About a year ago, A to Z Machine incorporated Mazak Smooth Tool Management software to eliminate the need for operators to manually input tool data. This reduces human error and ensures part quality while also increasing machine spindle uptime. The software shortens setup times because A to Z machinists no longer have to run probing sequences to determine tool lengths and diameters. Instead, the software has already fed the machine the relevant tool data and coinciding offsets.
“Consider a setup with about 30 tools, which needs about two minutes of setup time per tool,” said Manteufel. “That equates to about an hour of setup time savings the Smooth tool management software makes possible. Then apply those savings to our entire toolroom—along with the 200 tools it works through per shift—and you’ll see how we achieved massive reductions in setup time.”
In the A to Z Machine toolroom, a side caddy is mounted to the shop’s tool presetting machine. Toolholders, outfitted with RFID chips, are loaded into the caddy, and the presetting system reads and relays the holder/cutter data to the Smooth tool management software. The software not only relays all the data to the Mazak machines, it also collects information about the tool’s use, including how long it lasted before needing to be replaced. A to Z Machine’s toolroom also presets all the shop’s job gages, which can add up to as many as 50 per shift.
In addition to horizontal and vertical machining, A to Z Machine also does small to large turning, fabricating, and component assembly. While part tolerances are frequently as tight as ±0.0005″ (0.013 mm), the real challenge, according to Manteufel, is holding tight GD&T tolerances.
For example, a bore might have a 0.0006″ (0.015 mm) tolerance, but then its location calls for a true position tolerance relative to other part datums. If that true position tolerance is 0.001″ (0.03 mm), for instance, the feature must be within a 0.001″ (0.03 mm)-radius circle, and that means it can only be off by a few tenths in any direction. The more the shop can reach these positional accuracies with its primary machining operations, the more it reduces its need for secondary operations such as grinding or jig boring.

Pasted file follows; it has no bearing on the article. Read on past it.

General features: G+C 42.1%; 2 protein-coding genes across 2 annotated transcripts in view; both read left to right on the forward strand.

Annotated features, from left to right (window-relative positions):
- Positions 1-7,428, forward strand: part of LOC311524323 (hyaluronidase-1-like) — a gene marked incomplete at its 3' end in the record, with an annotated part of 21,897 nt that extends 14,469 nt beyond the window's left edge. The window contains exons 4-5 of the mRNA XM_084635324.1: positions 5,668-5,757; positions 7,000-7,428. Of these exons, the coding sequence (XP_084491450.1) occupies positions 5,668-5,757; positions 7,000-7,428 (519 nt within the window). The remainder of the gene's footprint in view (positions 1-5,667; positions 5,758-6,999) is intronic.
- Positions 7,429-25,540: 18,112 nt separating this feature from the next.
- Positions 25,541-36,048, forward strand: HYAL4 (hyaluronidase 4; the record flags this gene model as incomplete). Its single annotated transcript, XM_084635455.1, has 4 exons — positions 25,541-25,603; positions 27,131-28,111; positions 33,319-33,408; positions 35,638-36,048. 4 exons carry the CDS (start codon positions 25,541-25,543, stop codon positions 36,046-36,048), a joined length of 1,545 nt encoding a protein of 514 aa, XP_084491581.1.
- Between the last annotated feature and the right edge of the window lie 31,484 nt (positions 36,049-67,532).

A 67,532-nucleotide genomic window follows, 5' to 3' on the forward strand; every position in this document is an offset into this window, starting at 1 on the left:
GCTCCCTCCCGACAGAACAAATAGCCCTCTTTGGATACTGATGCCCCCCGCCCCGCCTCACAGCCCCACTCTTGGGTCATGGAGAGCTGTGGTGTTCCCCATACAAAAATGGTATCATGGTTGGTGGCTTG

“It all boils down to the fact that our Mazak machines are precise and, most importantly, repeatable,” said Manteufel. “We really push the tolerance envelope and the capabilities of those machines, and they perform. We can’t have any amount of machine error because it will definitely show up in the part and increase the risk of scrapping it.”
A to Z Machine does some work for extremely high-tech customers. At any given time it can have upwards of 1,500 active open jobs circulating around the shop floor. Workpieces at A to Z range in size from small to very large, such as 20,000-lb (9,071-kg) cast and billet parts made from gray and ductile iron, steel, aluminum, brass, stainless steels, and high-temp alloys. Job lot sizes range from one to 500 parts.
According to Van Handel, what brings customers back time and again is the quality of the shop’s work and the dedication of its people. “We are extremely grateful to our team members who provide quality from A to Z, start to finish,” he said.
He added that the shop’s goal is to also do as much as possible in house, so A to Z Machine can work at its own schedule as opposed to relying on another supplier. This further shortens turnaround times, increases throughput and provides better quality control.
“We will continue to take on all the parts our customers want us to do,” said Van Handel, “and if we need to add more equipment and advanced technology, we will do so. We’ve done this numerous times already, and all our Mazak manufacturing technology is testament to that. To us, our people and that technology are and will be the keys to our success.”
For more information from Mazak Corp., go to www.mazak.com, or phone 859-342-1700.